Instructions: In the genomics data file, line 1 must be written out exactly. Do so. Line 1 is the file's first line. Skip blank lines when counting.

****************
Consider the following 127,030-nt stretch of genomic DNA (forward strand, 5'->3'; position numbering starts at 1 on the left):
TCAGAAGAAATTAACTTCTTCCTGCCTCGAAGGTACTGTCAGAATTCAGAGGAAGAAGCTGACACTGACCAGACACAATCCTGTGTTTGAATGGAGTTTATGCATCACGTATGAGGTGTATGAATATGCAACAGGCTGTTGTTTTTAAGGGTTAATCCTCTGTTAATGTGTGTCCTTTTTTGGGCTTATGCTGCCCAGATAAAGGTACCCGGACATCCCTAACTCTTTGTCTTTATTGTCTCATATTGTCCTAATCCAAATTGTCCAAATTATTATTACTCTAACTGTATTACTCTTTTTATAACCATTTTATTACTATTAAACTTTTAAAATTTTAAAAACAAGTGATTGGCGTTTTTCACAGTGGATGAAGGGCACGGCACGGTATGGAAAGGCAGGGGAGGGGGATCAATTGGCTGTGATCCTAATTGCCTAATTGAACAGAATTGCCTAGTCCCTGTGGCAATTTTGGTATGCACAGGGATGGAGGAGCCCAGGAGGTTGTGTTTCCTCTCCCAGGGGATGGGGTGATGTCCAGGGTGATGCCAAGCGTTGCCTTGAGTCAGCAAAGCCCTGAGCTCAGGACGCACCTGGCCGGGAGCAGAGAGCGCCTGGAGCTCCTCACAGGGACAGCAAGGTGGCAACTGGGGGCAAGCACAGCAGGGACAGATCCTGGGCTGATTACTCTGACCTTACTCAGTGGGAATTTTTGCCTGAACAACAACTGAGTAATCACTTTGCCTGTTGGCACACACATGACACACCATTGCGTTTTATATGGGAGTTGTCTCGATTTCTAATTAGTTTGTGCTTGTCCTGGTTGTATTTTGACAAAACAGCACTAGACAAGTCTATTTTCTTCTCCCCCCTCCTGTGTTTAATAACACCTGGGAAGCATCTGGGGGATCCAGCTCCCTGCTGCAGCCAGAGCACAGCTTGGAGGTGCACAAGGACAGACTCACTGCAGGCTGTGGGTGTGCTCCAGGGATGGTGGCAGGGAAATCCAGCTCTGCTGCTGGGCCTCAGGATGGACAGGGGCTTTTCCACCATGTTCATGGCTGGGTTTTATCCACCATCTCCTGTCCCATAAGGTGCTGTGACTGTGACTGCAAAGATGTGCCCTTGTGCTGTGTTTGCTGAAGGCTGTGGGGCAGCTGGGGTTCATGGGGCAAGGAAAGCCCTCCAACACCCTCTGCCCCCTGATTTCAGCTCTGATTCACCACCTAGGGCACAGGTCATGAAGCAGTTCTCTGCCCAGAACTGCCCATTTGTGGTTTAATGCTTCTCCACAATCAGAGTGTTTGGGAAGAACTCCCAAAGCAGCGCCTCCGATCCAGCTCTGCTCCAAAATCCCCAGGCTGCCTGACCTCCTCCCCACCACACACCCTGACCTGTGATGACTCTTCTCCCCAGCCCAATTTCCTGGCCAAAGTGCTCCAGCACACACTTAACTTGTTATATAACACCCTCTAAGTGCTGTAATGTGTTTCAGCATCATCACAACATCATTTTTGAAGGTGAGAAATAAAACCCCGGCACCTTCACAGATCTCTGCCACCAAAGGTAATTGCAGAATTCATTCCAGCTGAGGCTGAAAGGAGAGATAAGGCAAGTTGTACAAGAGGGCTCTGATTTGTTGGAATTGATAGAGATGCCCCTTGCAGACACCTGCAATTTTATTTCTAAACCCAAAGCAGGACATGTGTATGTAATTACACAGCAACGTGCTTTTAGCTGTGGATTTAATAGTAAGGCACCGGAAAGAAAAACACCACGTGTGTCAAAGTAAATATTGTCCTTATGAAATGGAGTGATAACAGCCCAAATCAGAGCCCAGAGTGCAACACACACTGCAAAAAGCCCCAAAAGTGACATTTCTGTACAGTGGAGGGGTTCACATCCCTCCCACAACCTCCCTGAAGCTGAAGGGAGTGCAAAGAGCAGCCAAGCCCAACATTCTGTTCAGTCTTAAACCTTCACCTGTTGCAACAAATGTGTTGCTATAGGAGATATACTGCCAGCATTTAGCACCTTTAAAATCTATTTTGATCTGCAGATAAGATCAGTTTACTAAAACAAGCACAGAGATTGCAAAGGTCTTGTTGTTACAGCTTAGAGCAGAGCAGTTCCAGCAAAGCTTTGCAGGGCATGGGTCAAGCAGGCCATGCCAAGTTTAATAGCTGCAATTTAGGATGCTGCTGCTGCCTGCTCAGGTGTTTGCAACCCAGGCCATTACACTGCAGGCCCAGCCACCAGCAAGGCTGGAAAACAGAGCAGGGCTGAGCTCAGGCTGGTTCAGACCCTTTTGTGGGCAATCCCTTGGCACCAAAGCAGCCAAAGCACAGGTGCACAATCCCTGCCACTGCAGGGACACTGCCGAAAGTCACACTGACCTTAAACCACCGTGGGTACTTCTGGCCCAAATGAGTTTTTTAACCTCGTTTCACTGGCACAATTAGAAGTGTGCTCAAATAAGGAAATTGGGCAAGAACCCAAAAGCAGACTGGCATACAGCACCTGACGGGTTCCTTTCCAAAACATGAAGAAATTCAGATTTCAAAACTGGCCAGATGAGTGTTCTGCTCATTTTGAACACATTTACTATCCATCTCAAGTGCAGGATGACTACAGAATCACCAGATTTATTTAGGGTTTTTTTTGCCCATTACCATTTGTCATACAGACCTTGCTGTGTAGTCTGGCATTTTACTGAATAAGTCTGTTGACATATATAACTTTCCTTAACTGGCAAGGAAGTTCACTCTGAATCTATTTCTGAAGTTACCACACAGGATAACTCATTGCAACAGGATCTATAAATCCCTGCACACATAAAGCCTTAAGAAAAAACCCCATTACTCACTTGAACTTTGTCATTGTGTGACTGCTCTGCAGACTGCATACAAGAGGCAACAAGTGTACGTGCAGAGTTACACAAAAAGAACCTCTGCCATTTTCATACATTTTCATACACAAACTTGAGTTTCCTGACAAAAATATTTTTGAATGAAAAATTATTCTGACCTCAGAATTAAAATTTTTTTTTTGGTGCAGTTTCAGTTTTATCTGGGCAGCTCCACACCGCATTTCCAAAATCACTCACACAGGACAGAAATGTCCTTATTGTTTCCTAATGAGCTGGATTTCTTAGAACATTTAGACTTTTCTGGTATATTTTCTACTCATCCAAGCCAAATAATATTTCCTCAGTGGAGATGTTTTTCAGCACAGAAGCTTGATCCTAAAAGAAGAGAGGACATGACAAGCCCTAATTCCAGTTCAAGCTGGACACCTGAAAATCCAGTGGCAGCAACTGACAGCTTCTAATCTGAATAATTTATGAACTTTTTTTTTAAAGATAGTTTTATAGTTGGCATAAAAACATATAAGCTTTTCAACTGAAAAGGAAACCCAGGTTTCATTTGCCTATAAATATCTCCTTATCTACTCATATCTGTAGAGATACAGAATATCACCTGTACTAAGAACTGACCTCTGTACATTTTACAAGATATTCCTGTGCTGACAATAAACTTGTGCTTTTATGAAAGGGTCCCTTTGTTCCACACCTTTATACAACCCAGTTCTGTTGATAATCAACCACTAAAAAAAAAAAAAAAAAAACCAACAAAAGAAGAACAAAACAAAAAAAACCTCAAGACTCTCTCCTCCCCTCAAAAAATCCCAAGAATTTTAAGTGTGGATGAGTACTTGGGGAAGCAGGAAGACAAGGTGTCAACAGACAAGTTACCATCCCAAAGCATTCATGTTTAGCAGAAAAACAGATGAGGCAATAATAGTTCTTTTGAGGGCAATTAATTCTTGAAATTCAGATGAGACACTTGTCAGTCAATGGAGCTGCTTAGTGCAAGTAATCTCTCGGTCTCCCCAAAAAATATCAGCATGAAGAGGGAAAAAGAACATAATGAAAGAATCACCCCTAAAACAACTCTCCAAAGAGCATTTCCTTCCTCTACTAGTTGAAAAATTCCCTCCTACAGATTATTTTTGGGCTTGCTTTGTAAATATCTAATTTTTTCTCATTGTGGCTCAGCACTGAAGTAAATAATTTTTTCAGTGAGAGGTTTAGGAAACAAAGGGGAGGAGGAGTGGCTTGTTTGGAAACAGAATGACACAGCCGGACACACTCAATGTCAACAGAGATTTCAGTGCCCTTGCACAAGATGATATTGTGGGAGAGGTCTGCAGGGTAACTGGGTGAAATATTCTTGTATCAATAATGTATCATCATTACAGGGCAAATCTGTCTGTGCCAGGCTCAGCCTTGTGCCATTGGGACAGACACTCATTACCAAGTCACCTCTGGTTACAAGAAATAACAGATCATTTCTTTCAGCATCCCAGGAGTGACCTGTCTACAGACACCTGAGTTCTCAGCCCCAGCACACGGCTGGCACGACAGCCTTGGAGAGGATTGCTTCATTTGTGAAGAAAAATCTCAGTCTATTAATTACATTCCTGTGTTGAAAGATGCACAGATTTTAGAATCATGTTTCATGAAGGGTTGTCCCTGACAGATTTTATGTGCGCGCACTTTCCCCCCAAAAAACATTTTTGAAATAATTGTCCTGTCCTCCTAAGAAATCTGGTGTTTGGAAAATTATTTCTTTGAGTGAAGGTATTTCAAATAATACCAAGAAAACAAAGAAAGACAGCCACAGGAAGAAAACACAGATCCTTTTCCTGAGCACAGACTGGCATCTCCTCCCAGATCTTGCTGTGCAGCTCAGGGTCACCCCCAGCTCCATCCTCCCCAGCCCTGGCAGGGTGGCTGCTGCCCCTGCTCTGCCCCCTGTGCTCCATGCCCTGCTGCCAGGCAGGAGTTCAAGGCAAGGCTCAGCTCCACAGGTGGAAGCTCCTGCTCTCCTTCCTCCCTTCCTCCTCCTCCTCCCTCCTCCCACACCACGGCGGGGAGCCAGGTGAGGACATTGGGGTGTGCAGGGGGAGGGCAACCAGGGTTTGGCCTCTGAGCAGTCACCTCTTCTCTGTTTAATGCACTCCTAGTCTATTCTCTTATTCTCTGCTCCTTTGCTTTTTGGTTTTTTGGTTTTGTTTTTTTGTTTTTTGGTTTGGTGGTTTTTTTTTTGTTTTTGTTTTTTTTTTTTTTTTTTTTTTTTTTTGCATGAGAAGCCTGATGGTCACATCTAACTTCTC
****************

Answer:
Consider the following 127,030-nt stretch of genomic DNA (forward strand, 5'->3'; position numbering starts at 1 on the left):